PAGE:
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Legislative Hall in Dover, Delaware

This article originally appeared at the Watchdog.org website on January 20, 2015. Read the original at http://watchdog.org/193657/legislative-priorities-2015-delaware-way/

Last week was the first week the state Legislature was in session, but they will soon adjourn for budget and finance hearings before getting back to lawmaking in mid-March. Five new representatives and one new senator took their oaths of office for the first time, but this Legislature looks almost identical to the last one: the Democrats control the governor’s mansion, the House of Representatives 25-16, down from 27-14 last year, and the Senate 12-9, down from 13-8.

Notably absent from the last General Assembly were bills to make Delaware’s economy more free as the state—well-known as the “Switzerland of America” for its easy incorporation process and fair Court of Chancery—faces competition from Nevada and North Dakota for corporate business and from the Sun Belt for jobs. This year the Caesar Rodney Institute hopes to see legislation to address the following issues:

1. Education Savings Accounts: Delaware has “school choice”-IF your idea of school choice is to allow a child to transfer from one public school district to another (provided that district has room).While that’s better than nothing, that’s not really school choice.

CRI supported a bill last year called the “Parent Empowerment Education Savings Account Act” (PEESAA) which would have introduced Education Savings Accounts as an option for low-income and special-needs students who are the most likely to need additional services not being offered by the traditional public schools. This bill was tabled in the House Education Committee but we hope ESA’s and other bills encouraging school choice are brought up this year.

2. Prevailing Wage (PW): Delaware has an insanely wide range of wages a that business who wants a public construction contract has to pay its employees to get the contract.

Every January the state Department of Labor mails out its PW survey to union-friendly contractors and conveniently “forgets” to remind non-union-friendly construction companies to ask for, and return, the survey. This results in wage variance like $14.51 per hour for a bricklayer in Sussex County, but $48.08 per hour for the same job in Kent and New Castle Counties. Not to be outdone, boilermakers get $71.87 an hour in New Castle County, but “only” $30.73 in Kent County.

These high rates prevent many construction projects from being started and make those which are done more expensive for taxpayers. If the PW won’t be eliminated, we hope the state will instead use the U.S. Occupational Employment Statistics survey. This would reduce rates by almost 40 percent on average and free up nearly $63 million of spending from the State’s FY15 capital budget, including almost $18 million for more school capital improvements.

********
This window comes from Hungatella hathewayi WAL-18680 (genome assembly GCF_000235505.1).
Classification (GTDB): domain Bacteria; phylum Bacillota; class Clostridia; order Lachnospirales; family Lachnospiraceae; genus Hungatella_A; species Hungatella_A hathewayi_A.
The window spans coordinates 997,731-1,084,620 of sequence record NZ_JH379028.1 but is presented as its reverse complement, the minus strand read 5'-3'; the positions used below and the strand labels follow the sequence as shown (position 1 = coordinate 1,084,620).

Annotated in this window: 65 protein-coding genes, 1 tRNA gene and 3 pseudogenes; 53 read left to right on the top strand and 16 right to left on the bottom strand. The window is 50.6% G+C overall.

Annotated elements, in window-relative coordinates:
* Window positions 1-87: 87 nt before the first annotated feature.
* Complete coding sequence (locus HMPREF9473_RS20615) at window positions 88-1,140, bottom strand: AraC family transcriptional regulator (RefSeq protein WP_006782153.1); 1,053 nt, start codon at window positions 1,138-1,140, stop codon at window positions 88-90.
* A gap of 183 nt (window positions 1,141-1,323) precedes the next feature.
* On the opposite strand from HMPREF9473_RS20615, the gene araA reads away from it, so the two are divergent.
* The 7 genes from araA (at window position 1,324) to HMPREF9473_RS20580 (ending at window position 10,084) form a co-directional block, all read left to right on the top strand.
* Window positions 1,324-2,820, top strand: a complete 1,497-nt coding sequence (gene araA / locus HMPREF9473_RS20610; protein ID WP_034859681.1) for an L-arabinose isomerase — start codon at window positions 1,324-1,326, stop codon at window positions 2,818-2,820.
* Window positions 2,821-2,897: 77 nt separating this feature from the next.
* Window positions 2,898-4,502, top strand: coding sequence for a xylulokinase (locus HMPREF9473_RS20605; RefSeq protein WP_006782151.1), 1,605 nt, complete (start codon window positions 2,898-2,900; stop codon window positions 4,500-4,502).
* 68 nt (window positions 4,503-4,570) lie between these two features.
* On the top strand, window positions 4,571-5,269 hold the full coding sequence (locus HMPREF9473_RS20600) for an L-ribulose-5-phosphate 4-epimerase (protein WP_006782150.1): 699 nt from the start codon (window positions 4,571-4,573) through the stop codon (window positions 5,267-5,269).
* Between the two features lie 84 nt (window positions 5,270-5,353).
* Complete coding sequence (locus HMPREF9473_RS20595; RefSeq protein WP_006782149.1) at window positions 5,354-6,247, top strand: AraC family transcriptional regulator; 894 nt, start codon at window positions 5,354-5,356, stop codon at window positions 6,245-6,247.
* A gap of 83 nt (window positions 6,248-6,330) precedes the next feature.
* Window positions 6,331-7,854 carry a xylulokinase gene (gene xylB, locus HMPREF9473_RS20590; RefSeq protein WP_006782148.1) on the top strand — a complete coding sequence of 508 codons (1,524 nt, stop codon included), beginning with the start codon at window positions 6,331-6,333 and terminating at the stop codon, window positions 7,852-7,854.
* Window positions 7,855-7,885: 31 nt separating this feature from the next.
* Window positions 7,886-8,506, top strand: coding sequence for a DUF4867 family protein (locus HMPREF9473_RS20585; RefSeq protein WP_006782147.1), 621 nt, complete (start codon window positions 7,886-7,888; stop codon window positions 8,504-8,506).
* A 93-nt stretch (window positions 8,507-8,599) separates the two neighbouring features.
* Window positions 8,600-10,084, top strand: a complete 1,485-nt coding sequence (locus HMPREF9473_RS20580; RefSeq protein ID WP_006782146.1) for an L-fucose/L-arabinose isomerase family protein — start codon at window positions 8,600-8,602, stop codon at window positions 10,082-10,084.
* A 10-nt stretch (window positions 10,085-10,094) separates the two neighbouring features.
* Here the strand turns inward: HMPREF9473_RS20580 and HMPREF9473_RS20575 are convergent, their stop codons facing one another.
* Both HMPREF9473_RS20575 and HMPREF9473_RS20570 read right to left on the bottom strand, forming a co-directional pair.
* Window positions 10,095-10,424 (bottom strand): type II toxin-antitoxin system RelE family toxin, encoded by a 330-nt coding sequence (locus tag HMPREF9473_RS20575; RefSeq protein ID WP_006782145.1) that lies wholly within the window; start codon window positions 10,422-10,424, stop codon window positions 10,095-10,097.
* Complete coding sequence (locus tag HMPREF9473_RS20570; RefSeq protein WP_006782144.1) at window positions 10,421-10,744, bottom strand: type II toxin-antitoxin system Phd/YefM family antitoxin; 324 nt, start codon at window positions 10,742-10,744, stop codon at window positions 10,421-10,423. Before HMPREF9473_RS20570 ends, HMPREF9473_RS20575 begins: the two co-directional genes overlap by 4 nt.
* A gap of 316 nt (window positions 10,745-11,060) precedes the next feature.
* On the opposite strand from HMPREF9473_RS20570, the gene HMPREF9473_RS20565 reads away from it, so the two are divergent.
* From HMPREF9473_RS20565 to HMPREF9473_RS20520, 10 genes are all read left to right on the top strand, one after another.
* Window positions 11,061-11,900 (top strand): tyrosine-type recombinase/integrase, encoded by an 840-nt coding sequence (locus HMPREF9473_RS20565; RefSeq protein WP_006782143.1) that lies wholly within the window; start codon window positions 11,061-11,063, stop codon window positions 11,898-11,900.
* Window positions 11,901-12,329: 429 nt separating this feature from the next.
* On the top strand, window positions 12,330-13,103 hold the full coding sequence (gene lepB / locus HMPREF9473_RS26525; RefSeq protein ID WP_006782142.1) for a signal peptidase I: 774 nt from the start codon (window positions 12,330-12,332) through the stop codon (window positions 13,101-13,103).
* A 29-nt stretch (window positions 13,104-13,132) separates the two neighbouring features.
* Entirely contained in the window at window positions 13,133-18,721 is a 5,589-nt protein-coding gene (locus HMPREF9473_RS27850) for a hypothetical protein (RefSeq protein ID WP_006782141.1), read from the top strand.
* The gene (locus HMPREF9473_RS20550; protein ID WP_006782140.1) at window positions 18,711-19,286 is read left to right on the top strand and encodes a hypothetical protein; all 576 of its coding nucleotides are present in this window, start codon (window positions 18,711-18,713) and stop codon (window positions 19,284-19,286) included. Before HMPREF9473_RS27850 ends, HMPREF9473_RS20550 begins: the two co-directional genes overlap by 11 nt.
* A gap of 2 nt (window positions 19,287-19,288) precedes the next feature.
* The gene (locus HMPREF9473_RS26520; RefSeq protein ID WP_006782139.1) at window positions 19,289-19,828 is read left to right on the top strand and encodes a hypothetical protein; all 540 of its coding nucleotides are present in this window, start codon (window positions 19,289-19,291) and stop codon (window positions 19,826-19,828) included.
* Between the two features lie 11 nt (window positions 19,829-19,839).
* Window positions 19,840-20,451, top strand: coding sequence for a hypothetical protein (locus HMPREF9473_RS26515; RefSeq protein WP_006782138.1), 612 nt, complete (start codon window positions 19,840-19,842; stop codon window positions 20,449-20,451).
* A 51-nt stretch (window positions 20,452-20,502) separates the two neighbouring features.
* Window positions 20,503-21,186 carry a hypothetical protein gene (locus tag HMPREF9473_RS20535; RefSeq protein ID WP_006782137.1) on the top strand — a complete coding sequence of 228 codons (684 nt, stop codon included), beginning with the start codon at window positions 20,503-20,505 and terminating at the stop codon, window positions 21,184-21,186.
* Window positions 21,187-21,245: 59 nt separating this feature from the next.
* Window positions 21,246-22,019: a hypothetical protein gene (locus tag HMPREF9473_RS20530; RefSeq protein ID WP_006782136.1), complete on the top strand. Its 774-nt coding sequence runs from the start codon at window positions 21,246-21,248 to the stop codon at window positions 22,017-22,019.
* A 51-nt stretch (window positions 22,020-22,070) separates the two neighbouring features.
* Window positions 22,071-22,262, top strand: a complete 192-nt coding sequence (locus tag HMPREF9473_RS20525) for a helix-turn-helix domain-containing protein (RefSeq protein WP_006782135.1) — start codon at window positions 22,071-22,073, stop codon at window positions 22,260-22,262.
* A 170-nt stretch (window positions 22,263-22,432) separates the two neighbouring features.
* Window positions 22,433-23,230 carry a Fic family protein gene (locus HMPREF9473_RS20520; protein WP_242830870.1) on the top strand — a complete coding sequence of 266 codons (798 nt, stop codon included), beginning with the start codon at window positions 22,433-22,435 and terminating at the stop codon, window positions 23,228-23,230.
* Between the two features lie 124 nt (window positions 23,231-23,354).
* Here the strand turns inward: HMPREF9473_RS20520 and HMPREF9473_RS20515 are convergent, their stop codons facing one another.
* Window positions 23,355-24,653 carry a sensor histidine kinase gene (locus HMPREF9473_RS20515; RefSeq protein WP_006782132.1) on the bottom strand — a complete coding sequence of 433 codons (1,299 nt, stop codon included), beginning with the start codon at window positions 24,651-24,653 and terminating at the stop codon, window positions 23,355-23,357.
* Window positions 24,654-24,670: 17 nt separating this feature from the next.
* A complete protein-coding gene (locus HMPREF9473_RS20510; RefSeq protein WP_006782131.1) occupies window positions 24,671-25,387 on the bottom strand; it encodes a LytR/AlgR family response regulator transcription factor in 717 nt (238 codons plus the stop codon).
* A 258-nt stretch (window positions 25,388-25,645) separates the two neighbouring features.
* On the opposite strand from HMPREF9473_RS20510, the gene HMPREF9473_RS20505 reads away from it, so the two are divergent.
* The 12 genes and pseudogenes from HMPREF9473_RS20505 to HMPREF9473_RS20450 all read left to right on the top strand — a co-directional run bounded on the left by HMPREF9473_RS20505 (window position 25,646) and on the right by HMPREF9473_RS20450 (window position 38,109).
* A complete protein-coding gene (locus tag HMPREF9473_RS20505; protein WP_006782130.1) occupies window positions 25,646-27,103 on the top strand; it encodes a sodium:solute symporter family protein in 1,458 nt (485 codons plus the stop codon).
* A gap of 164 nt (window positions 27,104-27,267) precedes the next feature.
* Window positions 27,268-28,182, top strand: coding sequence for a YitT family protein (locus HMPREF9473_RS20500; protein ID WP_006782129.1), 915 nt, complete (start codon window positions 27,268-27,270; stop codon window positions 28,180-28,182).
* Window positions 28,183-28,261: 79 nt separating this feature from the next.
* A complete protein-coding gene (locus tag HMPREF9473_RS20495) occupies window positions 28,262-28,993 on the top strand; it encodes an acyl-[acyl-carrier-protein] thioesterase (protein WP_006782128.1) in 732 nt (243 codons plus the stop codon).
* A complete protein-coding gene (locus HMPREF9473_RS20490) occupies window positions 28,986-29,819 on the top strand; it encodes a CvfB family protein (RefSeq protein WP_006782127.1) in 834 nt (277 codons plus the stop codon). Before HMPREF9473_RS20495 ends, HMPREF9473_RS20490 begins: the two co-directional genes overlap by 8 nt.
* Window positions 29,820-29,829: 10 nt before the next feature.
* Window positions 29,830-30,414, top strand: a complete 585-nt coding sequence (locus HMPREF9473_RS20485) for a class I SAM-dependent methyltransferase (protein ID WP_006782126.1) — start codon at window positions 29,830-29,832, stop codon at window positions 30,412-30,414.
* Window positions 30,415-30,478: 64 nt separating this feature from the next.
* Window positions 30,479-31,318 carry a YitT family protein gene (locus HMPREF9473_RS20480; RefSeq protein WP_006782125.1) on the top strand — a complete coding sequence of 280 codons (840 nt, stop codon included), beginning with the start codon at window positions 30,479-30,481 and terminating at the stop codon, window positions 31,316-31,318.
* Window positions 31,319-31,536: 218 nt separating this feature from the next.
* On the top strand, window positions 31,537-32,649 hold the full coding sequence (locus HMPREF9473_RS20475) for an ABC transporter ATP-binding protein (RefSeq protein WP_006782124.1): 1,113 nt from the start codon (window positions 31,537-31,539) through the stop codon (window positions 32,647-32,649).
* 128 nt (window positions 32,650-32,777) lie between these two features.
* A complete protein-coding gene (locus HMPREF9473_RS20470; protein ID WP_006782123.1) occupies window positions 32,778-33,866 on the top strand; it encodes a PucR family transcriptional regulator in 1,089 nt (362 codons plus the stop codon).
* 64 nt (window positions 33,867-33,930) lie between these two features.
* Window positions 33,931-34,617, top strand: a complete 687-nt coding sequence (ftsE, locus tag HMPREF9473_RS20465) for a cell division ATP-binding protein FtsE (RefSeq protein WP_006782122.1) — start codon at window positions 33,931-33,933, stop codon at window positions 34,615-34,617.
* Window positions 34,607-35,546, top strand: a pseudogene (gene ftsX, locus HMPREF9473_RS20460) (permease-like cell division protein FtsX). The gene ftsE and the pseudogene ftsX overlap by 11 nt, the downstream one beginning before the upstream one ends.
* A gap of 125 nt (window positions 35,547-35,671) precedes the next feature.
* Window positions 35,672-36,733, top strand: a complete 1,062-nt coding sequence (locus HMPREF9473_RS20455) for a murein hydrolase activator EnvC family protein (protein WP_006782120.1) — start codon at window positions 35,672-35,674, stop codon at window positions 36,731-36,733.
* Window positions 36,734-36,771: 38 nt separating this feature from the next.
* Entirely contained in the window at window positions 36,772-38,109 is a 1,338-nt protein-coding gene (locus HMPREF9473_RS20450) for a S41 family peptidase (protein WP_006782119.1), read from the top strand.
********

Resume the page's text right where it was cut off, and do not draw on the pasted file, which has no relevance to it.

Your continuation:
3. Make Delaware the next right-to-work state: Delaware is not a right-to-work (RTW) state and, between that and our inconsistent-as-applied PW law, many businesses outside the state choose not to move here. Incorporating and buying office space in Wilmington for some high-paying executive jobs is one thing. But Moody’s Analytics in late 2013 said Delaware was the only state at immediate risk of falling back into a recession and a lot of this is due to more businesses closing than opening in Delaware. Pass legislation to end forced unionization and support pro-job growth policies instead.

4. Tax and regulatory reform: Only five states have a Gross Receipts Tax, which is a tax on revenue generated before profit and loss is factored in. Three of those states have no further taxes on corporate earnings and the only other state (Virginia) that does has lower tax rates. Between this tax, high personal and corporate income taxes, franchise taxes, and overall over-regulation by state agencies, Delaware is increasingly threatening its “Incorporation Golden Goose” as Nevada and North Dakota work to take business from the state. This needs to be addressed.

5. Work to lower energy prices: Delaware has electric rates 25 percent higher than the states we compete with for jobs like nearby Virginia. We import close to one-third of our electricity from out of state, the highest rate in the nation. Some of this is due to our geography, but a lot of it is due to the state’s failure to build a network of natural gas pipelines from the Marcellus Shale to Delaware.

Coupled with the state’s participation in the Regional Greenhouse Gas Initiative (RGGI) carbon tax scheme and taxpayer subsidizing of “green” companies like Bluewater Wind (gone), Fisker Automotive (didn’t build cars in Delaware), and Bloom Energy (still has not brought the promised 900 high-paying full-time jobs), Delaware cannot grow its economy if energy prices are high. We want the Legislature to pass natural gas pipeline extension and end participation in RGGI and subsidies for “green” companies.

What issues do you think the state Legislature should focus on this year?